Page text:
Infrastructure concerns face aviation industry
November 2016 | EXPERT BRIEFING | RISK MANAGEMENT
Travel delays at airports throughout the US offer a glimpse of how challenging it is to maintain a streamlined – but safe – travel industry.
Mobility is important to the economy and to enterprise. About two million passengers pass through 450 airports in the US each day. More than just a passenger pat-down, airport security involves the facility, its carriers, cargo and ground handling capabilities. As business and leisure travellers check monitors, protocols carried out at each level of an aviation facility aim to deter a lone wolf attack, or an organised terrorist plot.
In testimony of the Office of the Inspector General (OIG) concerning the Transportation Security Administration (TSA), Inspector General John Roth notes, “nowhere is the asymmetric threat of terrorism more evident than in the area of aviation security”.
Slow improvement in national airport security
In June 2016, remarks by the inspector general and TSA administrator Peter Neffenger, before the Committee on Homeland Security, highlighted slow improvement at the TSA last year.
The TSA came under close scrutiny in 2015 when internal audits revealed airport screeners failed to detect mock explosives and weapons in 67 out of 70 attempts, creating a failure rate of approximately 95 percent. Penetration testing is essential for gauging the effectiveness of emergency preparedness on the ground or in cyber space.
While noting improvement in recent months, the inspector general also notes that ongoing problem areas for the TSA include checkpoints, which are recognised as the best means of threat detection. Improvement of TSA performance in covert checkpoint assessment is crucial. A further area for improvement was determining risk. According to the OIG, “the hard truth is that in the vast majority of the instances, the identities of those who commit terrorist acts were simply unknown to or misjudged by the intelligence community”.
Some assessment rules that currently guide the TSA are based on “questionable assumptions about relative risk”. The OIG notes that the TSA allows passengers into Precheck lanes without sufficient risk assessment. The TSA method of “managed inclusion” is currently under reform as the agency complies with some recommendations made by the OIG. The OIG stresses there is no better means of checkpoint risk management than individual assessment.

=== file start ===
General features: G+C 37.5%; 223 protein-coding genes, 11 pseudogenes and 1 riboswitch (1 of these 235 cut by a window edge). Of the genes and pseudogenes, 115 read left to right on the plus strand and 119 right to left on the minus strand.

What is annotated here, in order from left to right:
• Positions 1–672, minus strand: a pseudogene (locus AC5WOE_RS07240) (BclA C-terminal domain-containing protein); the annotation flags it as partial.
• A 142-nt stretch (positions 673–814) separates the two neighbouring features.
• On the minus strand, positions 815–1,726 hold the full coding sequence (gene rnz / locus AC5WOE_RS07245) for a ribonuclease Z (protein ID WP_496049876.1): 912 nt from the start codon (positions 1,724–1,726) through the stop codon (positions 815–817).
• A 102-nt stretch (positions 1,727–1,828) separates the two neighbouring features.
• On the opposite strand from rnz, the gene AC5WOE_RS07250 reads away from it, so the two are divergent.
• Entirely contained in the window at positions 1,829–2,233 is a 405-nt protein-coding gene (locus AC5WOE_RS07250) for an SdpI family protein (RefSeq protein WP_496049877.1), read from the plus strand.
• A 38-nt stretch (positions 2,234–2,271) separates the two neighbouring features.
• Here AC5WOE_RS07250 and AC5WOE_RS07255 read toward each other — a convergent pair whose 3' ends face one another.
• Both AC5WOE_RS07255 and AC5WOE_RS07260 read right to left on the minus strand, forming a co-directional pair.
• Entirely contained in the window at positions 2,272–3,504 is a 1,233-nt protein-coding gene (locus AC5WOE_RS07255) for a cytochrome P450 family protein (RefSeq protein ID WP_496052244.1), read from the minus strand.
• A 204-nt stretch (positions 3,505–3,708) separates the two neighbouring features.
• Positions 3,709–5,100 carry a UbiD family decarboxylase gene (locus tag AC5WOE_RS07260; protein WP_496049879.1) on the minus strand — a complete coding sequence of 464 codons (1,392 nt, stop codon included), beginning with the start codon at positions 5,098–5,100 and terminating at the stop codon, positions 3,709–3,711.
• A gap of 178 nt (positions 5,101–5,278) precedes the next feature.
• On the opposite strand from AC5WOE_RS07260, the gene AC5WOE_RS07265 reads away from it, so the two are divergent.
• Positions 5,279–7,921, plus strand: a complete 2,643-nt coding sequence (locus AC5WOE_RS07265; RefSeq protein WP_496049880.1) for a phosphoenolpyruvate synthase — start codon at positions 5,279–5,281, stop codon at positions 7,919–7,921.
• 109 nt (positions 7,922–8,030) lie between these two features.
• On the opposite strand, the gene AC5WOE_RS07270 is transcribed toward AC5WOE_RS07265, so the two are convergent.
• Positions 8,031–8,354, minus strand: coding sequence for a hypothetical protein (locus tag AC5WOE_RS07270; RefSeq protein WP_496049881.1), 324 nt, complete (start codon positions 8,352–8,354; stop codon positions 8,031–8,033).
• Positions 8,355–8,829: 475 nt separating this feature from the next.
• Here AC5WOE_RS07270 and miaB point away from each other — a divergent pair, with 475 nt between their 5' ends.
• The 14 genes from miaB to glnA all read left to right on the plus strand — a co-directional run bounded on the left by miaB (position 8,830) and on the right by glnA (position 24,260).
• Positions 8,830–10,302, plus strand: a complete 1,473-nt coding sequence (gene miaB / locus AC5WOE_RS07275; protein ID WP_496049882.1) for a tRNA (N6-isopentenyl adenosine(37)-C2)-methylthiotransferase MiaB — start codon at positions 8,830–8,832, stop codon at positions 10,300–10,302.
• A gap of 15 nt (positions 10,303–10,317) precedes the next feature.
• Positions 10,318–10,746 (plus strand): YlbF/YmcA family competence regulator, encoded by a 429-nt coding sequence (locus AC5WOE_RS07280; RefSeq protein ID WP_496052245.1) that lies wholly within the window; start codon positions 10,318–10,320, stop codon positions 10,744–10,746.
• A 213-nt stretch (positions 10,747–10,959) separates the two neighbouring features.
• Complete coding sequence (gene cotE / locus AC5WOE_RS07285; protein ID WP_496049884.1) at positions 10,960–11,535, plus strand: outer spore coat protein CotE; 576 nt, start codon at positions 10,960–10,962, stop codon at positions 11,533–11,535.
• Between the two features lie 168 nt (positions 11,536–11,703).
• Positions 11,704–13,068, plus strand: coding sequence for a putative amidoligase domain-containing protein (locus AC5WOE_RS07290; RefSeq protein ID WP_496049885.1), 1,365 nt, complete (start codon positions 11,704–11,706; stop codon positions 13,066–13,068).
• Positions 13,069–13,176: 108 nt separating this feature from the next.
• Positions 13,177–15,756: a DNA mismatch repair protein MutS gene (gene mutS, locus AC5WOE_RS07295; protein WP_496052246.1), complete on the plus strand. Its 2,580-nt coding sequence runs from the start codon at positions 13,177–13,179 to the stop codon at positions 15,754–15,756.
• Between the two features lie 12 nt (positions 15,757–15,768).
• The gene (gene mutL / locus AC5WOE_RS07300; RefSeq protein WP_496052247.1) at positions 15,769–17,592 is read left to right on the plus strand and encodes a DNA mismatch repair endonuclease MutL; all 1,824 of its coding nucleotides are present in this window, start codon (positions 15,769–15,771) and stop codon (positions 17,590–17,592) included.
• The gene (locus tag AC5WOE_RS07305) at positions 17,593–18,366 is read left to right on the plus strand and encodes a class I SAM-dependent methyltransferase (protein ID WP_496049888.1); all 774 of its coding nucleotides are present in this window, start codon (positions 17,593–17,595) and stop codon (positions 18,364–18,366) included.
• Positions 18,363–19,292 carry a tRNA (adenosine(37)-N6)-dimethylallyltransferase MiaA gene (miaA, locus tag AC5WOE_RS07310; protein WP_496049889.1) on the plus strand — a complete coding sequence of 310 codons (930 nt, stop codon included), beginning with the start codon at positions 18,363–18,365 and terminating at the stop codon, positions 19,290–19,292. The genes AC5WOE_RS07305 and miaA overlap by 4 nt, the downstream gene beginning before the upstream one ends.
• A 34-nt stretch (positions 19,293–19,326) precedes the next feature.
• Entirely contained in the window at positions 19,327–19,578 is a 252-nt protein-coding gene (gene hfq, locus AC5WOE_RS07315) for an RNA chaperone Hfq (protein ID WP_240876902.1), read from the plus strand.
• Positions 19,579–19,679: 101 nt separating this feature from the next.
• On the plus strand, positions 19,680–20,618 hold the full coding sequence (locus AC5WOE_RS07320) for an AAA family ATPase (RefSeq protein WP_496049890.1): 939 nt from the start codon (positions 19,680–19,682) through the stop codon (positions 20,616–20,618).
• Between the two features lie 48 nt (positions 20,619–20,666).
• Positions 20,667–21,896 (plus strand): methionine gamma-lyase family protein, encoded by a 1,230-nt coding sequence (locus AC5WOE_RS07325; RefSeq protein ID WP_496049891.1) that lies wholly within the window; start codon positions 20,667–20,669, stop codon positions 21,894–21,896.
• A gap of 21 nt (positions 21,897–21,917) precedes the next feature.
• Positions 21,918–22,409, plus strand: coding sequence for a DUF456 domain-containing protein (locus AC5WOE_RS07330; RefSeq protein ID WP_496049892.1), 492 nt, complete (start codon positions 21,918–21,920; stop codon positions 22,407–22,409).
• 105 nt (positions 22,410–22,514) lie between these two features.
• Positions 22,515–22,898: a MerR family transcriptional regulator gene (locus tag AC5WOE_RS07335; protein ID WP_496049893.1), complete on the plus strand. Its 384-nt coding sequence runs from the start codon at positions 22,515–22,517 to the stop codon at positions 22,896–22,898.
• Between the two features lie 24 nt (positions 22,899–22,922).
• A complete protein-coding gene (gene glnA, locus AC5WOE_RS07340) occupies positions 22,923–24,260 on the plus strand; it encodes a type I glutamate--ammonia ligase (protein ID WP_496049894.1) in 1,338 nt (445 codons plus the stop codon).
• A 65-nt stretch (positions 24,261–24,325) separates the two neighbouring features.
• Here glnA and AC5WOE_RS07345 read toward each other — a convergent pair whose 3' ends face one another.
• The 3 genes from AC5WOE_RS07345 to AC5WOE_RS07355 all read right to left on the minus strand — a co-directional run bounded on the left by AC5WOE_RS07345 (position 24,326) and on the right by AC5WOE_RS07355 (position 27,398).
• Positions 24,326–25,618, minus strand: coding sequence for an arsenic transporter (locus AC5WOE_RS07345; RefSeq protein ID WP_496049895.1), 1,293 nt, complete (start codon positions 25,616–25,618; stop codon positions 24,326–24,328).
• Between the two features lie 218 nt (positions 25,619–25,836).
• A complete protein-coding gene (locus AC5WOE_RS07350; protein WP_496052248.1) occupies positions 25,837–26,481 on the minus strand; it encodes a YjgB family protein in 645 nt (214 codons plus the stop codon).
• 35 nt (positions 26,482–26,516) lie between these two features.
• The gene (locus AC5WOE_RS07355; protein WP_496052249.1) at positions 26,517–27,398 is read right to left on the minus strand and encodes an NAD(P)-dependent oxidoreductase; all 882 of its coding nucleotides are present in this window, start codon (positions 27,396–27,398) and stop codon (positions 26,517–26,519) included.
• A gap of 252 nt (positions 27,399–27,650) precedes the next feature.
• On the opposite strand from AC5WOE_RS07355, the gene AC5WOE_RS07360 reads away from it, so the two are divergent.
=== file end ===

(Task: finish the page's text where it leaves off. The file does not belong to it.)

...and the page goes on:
Budget, contract and personnel management
In his testimony, Mr Roth noted significant problems with contract oversight, personnel screening and management, and equipment maintenance and integration by the TSA. For passengers frustrated by long lines at TSA checkpoints this summer, Mr Roth notes, “the long lines we are seeing this summer are not mysterious: TSA, because of the decisions it made in 2014 and 2015, has fewer screeners but is facing more passenger volume than ever before”.
Despite lapses, the TSA identifies weaponry and prohibited carry-on items every day. In one week in August this year, 63 firearms (including 57 that were loaded) were confiscated from carry-on luggage passing through airports across the country.
The importance of aviation cyber security
As financial, business and retail enterprises grapple with an uptick in criminal cyber activity, legislators and federal agencies look at strengthening transportation cyber security and threat assessment.
Computer glitches and power outages caused delays and snarled air traffic across the US when Delta and Southwest Airlines were not able to effectively respond to computer difficulties this summer. Such glitches could shut down air traffic, delay the shipping of goods and have a huge economic impact on a wide range of industries and financial markets. Around the globe, other sectors of the transport industry, like commercial shipping, could suffer ongoing impact from similar technological and legal glitches that delay cargo and scuttle commerce.
While these delays were not due to a targeted attack, a serious attempt at disrupting US air traffic is only a matter of time. In April of this year, Massachusetts senator Ed Markey introduced legislation that would create standards for airline cyber security.
The measure, called the Cyber AIR Act, is based partly on research conducted by Senator Markey that concluded vulnerabilities may exist in areas that include: security clearance and assessment of software installers; standards for penetration testing; communication between airlines and federal or regulatory agencies; security of avionics systems, hardware and software; and information sharing between airlines.
Legacy airline, security and infrastructure systems cannot keep pace with amplified threat levels at ports of entry around the world. The Cyber AIR Act supports passenger and crew safety, empowers the US Federal Aviation Administration (FAA) to create digital security standards and requires airlines to disclose cyber threat, or attack, to federal officials.
Notes Senator Markey: “We know that terrorists and others that mean to do us harm will try to exploit any loophole or technological advance in our transportation systems, so we must continually bolster the standards and practices of the airline industry to ensure the safety and security of passengers on board commercial aircraft”.
The events of 11 September 2001 tragically remind Americans and the global community of the dangers of weaponised aviation. Long waits at security checkpoints are annoying, but the delay in securing critical aviation infrastructure could be deadly.
Cheryl Tyler is the chief executive officer of CLT 3 Consulting. She can be contacted on +1 (240) 481 7756 or by email: firstname.lastname@example.org.
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